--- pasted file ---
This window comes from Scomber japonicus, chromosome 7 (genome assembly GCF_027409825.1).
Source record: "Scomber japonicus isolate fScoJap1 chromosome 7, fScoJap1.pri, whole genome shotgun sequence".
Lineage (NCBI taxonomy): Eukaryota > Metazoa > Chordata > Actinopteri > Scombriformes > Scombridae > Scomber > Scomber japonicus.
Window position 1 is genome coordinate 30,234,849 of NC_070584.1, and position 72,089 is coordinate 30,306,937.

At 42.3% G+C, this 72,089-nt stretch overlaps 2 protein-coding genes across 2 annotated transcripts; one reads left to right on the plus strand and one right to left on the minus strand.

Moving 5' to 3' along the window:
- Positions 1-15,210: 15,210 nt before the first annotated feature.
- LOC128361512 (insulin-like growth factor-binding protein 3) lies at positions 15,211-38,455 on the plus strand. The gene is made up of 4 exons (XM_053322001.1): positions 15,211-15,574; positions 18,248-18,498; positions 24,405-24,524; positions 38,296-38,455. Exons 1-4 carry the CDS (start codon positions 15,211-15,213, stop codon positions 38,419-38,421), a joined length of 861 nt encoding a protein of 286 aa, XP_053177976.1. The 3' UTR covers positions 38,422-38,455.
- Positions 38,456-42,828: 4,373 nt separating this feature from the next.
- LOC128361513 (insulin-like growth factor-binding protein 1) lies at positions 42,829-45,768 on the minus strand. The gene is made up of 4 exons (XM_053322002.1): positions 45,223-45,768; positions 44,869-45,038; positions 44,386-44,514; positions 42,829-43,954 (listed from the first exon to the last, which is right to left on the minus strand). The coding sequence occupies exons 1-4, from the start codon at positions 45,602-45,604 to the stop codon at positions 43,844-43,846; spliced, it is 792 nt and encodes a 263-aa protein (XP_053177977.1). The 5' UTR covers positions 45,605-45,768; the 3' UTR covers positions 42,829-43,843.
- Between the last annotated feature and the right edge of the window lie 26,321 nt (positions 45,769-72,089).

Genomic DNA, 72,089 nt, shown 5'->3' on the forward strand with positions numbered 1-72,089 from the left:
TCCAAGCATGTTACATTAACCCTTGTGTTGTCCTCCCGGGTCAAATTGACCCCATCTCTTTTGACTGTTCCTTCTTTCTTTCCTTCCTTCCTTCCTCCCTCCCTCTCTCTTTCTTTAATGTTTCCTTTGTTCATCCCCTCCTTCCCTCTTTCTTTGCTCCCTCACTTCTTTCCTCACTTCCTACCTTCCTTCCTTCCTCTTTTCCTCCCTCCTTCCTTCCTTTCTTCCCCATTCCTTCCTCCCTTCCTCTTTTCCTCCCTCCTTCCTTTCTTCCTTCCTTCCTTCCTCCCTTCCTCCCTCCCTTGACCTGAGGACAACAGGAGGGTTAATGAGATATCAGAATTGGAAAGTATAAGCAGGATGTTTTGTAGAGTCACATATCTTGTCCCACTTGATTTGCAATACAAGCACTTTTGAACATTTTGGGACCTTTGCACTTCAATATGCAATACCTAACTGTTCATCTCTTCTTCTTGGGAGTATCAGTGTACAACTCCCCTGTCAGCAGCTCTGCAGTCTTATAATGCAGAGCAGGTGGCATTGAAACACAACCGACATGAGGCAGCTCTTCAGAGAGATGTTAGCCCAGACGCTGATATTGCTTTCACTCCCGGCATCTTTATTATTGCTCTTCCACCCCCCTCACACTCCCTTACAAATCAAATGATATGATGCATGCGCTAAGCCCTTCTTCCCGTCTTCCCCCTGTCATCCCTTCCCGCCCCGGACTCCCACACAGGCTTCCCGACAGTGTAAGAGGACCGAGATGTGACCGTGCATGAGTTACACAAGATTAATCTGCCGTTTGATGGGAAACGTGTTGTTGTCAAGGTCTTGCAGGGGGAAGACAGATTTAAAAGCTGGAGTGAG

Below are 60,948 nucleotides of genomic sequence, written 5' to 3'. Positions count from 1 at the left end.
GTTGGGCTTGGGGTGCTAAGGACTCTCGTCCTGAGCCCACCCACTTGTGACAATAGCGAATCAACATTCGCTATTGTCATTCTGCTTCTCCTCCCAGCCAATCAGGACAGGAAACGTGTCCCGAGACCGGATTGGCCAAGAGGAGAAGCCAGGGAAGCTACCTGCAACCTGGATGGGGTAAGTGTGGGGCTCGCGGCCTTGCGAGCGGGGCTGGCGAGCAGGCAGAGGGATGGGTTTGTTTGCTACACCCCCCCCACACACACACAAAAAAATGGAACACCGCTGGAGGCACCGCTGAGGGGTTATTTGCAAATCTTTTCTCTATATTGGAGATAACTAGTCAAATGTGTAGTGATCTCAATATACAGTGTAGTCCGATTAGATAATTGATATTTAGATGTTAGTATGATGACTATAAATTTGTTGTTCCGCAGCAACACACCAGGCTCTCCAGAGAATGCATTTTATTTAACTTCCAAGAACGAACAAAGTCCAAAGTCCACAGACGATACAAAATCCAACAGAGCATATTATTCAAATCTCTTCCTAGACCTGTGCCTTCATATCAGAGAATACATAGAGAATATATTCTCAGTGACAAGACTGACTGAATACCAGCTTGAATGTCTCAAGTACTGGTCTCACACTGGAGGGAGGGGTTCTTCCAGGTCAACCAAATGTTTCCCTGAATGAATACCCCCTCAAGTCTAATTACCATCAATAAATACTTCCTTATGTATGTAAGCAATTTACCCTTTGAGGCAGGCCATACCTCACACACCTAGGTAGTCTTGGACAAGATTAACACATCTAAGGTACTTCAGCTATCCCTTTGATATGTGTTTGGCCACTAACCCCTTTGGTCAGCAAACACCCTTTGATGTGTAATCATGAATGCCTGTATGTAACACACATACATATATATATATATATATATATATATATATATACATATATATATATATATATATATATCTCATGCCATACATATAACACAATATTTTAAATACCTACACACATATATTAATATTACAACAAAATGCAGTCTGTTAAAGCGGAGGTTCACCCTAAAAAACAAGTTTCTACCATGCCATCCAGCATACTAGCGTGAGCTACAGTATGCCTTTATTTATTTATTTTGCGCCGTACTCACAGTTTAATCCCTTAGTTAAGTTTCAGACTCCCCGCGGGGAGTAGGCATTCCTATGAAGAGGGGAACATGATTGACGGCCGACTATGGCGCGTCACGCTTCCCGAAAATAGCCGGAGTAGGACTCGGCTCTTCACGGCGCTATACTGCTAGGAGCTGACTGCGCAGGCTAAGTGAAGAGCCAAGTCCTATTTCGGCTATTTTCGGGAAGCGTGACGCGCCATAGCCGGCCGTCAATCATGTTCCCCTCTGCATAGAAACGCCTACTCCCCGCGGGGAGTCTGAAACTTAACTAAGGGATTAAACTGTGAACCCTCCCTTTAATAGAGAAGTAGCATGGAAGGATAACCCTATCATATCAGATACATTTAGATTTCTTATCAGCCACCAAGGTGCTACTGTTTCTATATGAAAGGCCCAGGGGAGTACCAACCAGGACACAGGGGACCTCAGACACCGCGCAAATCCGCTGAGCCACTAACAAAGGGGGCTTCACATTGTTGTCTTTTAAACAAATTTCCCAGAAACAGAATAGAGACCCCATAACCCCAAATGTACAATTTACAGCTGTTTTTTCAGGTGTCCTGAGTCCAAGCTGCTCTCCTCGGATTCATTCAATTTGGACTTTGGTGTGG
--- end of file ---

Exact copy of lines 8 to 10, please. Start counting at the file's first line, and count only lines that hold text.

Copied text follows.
- LOC128361512 (insulin-like growth factor-binding protein 3) lies at positions 15,211-38,455 on the plus strand. The gene is made up of 4 exons (XM_053322001.1): positions 15,211-15,574; positions 18,248-18,498; positions 24,405-24,524; positions 38,296-38,455. Exons 1-4 carry the CDS (start codon positions 15,211-15,213, stop codon positions 38,419-38,421), a joined length of 861 nt encoding a protein of 286 aa, XP_053177976.1. The 3' UTR covers positions 38,422-38,455.
- Positions 38,456-42,828: 4,373 nt separating this feature from the next.
- LOC128361513 (insulin-like growth factor-binding protein 1) lies at positions 42,829-45,768 on the minus strand. The gene is made up of 4 exons (XM_053322002.1): positions 45,223-45,768; positions 44,869-45,038; positions 44,386-44,514; positions 42,829-43,954 (listed from the first exon to the last, which is right to left on the minus strand). The coding sequence occupies exons 1-4, from the start codon at positions 45,602-45,604 to the stop codon at positions 43,844-43,846; spliced, it is 792 nt and encodes a 263-aa protein (XP_053177977.1). The 5' UTR covers positions 45,605-45,768; the 3' UTR covers positions 42,829-43,843.